NTSB Identification: NYC01FA122.
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Accident occurred Saturday, May 12, 2001 in New Market, VA
Probable Cause Approval Date: 06/03/2002
Aircraft: Cessna U206E, registration: N948CG
Injuries: 1 Fatal,1 Serious.
NTSB investigators either traveled in support of this investigation or conducted a significant amount of investigative work without any travel, and used data obtained from various sources to prepare this aircraft accident report.
The airplane was in cruise flight at 8,000 feet in visual flight rules conditions, when the pilot reported he experienced a total loss of engine power. At that time, the airplane was about 4 miles from an airport with a 2,920-foot long, asphalt runway. The air traffic controller initially cleared the airplane to an airport more than 20 miles from it's position and then directed the airplane to an airport located on the other side of a ridgeline, about 12 miles away. After the pilot reported he could not reach the airport, the controller then directed the airplane to the airport with the 2,920-foot long runway; however the airplane struck the top of a residence and a tree, before it came to rest inverted in a field, approximately 1.5 miles east of the runway. Streaks of oil were present on the bottom of the fuselage and small holes were observed on the top portion of the engine crankcase near the number 5 cylinder. Examination of the engine revealed that the number 5 piston was separated from it's respective connecting rod. The bottom portion of the number 5 piston was broken into several small pieces, which were observed in the engine. Examination of the intact fracture surfaces did not reveal any evidence of fatigue or preexisting cracks; however is was noted that only 75 percent of the number 5 piston boss area, and less then 25 percent of the number 5 piston skirt below the upper oil control ring was recovered. The engine had been operated for about 70 hours since it was rebuilt by it's manufacturer and was installed in the accident airplane, about 11 months prior to the accident.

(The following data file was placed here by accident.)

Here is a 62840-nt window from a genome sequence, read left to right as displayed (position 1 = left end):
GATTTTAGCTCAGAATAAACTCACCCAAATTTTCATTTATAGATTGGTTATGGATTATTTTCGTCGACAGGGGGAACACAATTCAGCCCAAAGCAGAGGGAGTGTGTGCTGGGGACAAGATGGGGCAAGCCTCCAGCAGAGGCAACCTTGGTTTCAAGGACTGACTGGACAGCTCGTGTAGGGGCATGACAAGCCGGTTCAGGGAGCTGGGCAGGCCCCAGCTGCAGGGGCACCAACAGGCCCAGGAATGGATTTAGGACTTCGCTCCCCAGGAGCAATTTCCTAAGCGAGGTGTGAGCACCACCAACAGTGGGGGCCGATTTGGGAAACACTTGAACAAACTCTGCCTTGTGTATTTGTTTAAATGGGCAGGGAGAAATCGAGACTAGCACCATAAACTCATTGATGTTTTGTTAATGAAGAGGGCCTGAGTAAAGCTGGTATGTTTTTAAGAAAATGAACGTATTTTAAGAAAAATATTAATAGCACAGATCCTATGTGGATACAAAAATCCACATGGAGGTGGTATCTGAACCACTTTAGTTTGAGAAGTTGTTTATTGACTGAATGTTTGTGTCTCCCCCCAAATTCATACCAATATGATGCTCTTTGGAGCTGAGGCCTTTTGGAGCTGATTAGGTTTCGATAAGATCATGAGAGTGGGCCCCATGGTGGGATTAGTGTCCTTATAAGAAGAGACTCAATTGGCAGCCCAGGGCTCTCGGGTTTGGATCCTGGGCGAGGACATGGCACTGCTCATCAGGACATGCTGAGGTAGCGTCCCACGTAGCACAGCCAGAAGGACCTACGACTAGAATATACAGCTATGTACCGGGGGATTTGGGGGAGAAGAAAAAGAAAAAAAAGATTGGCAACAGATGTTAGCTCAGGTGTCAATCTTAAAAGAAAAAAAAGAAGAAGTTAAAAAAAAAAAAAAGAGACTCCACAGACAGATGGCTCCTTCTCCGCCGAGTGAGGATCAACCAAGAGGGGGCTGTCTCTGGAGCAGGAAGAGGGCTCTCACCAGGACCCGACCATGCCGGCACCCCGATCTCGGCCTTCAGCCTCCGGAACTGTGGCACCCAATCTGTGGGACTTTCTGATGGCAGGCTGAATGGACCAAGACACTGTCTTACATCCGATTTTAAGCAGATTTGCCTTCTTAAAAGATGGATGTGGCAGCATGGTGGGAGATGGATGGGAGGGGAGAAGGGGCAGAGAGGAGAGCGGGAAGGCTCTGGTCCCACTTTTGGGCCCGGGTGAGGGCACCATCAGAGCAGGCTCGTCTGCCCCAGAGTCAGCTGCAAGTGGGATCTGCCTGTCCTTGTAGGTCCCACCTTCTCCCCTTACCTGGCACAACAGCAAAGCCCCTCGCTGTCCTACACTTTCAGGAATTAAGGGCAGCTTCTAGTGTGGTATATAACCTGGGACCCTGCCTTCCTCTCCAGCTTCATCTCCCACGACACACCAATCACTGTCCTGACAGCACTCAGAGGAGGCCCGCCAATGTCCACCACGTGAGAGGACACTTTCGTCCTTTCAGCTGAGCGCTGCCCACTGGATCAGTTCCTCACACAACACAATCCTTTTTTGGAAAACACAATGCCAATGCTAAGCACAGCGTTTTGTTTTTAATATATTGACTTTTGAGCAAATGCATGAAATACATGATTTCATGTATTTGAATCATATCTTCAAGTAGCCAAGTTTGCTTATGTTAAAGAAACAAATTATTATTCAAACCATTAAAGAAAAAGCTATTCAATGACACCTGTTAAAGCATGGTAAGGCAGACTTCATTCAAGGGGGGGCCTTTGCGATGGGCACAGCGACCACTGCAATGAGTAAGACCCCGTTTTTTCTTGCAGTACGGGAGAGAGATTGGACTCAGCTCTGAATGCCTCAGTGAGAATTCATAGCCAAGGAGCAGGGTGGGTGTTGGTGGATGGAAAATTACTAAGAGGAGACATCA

The National Transportation Safety Board determines the probable cause(s) of this accident to be: A loss of engine power due to a failure of the number 5 piston for undetermined reasons. A factor in this accident was the inadequate emergency handling provided by the air route traffic controller. Full narrative available
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